Belonging to a Nation Small Enough

On Monday of this week Allen and I Skyped with Brandon, our good friend and Farm Church partner who is currently living in Singapore.  As we move toward Farm Church’s first worship service and first seeds going in the ground, we’ve been committed to meeting together, even if one of us on the other side of the planet.

At one point during our conversation, we started working through a Google doc together.  And as we were talking, we were making changes to the document – adding a line here, a word there.  That’s when it hit us – that it was all happening in real time!  No delay, buffering, no static.  Just three guys talking and working on a project, and one of us happens to be about as far away from North Carolina as you can get.

Of course, people do this all the time.  We weren’t experiencing anything new or particularly novel.  It was sort of like flying in a plane, looking out the window, and then suddenly marveling at the crazy miracle of flight: “What?!  Is this thing really flying?”  Our technology can lull us into take-it-for-granted trance and we forget how wildly sophisticated it all is.  So there we were, face to face with Brandon, updating a document, and forgetting, for a moment, the thousands of miles between us.

This all good, right?  Yes!  Of course it’s good.  It’s amazing to be so connected – to experience the power of another’s presence even if they’re not immediately present.  And yet I wonder sometimes if it’s just too easy.  And by “easy” I mean that we have such unprecedented access to each other – instant access that can be granted to so many at such a constant rate (think Facebook, twitter, etc…) that we would do well to wonder, with whom on this planet am I truly present?  With my best self, joys, and gifts, and all the shit—the bad habits, warts, farts, miseries, the pride and the shame… Where in the world do I get to show up and be real?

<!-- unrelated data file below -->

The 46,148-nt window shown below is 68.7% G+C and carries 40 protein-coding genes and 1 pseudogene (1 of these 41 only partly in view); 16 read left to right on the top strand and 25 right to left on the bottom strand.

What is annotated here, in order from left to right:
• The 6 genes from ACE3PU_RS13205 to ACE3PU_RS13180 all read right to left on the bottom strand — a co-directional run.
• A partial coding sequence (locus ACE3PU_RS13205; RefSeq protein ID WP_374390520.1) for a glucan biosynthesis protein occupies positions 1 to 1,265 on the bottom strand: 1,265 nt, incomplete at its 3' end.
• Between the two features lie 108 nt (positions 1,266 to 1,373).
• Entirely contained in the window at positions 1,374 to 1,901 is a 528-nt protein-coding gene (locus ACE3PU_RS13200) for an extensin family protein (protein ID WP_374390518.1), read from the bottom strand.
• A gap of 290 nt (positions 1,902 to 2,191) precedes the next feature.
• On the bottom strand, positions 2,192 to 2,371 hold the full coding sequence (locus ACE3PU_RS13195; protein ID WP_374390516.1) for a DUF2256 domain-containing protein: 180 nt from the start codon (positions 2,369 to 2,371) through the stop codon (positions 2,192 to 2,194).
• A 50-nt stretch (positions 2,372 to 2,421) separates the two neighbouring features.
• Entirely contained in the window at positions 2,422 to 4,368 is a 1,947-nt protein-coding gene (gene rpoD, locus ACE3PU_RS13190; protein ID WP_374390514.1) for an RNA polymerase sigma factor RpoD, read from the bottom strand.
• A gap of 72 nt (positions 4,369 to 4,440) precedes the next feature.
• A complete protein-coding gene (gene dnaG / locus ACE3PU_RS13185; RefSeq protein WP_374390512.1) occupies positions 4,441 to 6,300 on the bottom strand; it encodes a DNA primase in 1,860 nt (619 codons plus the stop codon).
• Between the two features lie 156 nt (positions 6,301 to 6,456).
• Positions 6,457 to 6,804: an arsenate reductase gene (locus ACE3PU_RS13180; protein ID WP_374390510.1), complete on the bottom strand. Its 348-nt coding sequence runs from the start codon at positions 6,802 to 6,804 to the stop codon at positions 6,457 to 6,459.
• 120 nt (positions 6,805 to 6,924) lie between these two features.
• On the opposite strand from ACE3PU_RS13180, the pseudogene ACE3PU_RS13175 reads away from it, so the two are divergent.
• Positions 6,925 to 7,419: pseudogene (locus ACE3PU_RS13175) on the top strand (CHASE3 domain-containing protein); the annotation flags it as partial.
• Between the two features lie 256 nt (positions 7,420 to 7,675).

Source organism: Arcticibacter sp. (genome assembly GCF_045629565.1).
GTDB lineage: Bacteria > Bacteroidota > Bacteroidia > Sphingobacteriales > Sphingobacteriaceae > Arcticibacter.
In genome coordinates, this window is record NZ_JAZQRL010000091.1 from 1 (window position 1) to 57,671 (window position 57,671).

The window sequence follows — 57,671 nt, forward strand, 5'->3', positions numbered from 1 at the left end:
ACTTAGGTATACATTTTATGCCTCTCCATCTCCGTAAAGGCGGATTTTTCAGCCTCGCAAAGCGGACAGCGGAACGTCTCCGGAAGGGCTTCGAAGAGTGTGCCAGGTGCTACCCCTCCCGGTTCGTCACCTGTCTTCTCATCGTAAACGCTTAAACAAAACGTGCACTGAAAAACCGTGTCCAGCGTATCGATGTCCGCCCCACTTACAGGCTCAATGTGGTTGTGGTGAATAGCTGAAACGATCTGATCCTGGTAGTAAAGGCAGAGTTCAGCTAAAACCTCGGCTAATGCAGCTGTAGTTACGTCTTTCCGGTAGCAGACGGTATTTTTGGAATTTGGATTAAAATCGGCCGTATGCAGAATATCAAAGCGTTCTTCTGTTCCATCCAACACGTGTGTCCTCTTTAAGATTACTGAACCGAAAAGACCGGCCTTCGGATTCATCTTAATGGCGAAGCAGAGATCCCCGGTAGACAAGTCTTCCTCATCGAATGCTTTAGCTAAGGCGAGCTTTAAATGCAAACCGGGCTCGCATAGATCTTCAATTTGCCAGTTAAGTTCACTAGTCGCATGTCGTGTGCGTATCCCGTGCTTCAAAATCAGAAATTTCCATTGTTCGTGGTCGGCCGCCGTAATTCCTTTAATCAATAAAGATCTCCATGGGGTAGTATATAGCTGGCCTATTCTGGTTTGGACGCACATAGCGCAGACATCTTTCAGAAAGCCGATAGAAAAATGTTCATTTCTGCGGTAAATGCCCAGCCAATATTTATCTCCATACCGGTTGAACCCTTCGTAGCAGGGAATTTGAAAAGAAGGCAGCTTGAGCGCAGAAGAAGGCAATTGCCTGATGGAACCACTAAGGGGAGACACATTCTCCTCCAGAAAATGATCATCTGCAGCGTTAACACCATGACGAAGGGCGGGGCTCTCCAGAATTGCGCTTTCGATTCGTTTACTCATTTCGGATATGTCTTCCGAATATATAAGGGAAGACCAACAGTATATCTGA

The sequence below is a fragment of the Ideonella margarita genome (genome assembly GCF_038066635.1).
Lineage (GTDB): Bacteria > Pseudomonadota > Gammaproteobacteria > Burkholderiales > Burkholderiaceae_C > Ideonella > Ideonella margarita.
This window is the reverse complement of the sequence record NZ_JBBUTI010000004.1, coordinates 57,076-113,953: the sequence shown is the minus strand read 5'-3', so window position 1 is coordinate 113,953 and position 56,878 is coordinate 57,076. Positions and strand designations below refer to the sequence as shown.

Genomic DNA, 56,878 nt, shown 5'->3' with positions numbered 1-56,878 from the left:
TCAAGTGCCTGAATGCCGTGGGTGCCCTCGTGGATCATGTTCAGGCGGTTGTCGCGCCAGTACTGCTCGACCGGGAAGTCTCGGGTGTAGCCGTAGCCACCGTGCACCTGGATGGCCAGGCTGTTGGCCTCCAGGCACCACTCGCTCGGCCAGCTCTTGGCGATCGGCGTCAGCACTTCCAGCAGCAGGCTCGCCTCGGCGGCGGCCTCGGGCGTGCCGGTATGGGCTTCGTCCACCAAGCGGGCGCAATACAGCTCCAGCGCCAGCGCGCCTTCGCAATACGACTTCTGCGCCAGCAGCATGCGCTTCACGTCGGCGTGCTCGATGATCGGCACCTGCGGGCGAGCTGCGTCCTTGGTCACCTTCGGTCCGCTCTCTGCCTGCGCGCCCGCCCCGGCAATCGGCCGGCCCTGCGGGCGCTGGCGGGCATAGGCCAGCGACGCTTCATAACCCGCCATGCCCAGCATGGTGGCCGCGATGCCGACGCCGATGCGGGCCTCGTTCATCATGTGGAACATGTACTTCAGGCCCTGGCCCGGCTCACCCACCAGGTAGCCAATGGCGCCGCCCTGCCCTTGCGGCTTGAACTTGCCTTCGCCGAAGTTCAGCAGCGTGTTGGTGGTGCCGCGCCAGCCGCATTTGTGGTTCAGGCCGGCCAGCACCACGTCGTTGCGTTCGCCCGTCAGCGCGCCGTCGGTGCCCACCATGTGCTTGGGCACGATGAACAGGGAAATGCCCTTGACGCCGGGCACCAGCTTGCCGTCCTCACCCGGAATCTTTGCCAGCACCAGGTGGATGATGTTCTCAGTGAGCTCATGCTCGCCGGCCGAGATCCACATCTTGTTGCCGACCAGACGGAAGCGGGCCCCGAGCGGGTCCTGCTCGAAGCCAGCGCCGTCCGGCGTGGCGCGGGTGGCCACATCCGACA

In his poem, “The Mad Farmer, Flying the Flag of Rough Branch, Secedes from the Union,” Wendell Berry writes about a “nation small enough for a story or song to travel across in an hour.”  That line has always spoken to me and caused me to wonder about a place where a story could find its way to every ear in an hour – where people long to tell each stories to begin with – where the joy of sharing a narrative with a neighbor is an appreciated art form – where stories spread quickly and purposefully, not because the stories themselves are particularly good, but because the people are so particularly attentive to each other.

A story may be viral, and it might flash across six continents in less than an hour, but that is a function of our technology, not our attentiveness.  Don’t we long to belong to a place where our stories are told and retold, not because they matter, but because we matter

Here in Durham (and in Singapore) on Monday, Brandon, Allen, and I were talking about just such a place.  As we’ve envisioned Farm Church and as we look forward to its arriving and evolving, we long for a community of such intention and caring.  We begin worship in just a few weeks – May 1st!  And we wonder, what stories and songs will we share first?  Who will show up with stories and songs of their own?  And as we begin to cultivate it all, how will our narrative unfold?  It fires the imagination to wonder, and to simply be grateful for it all.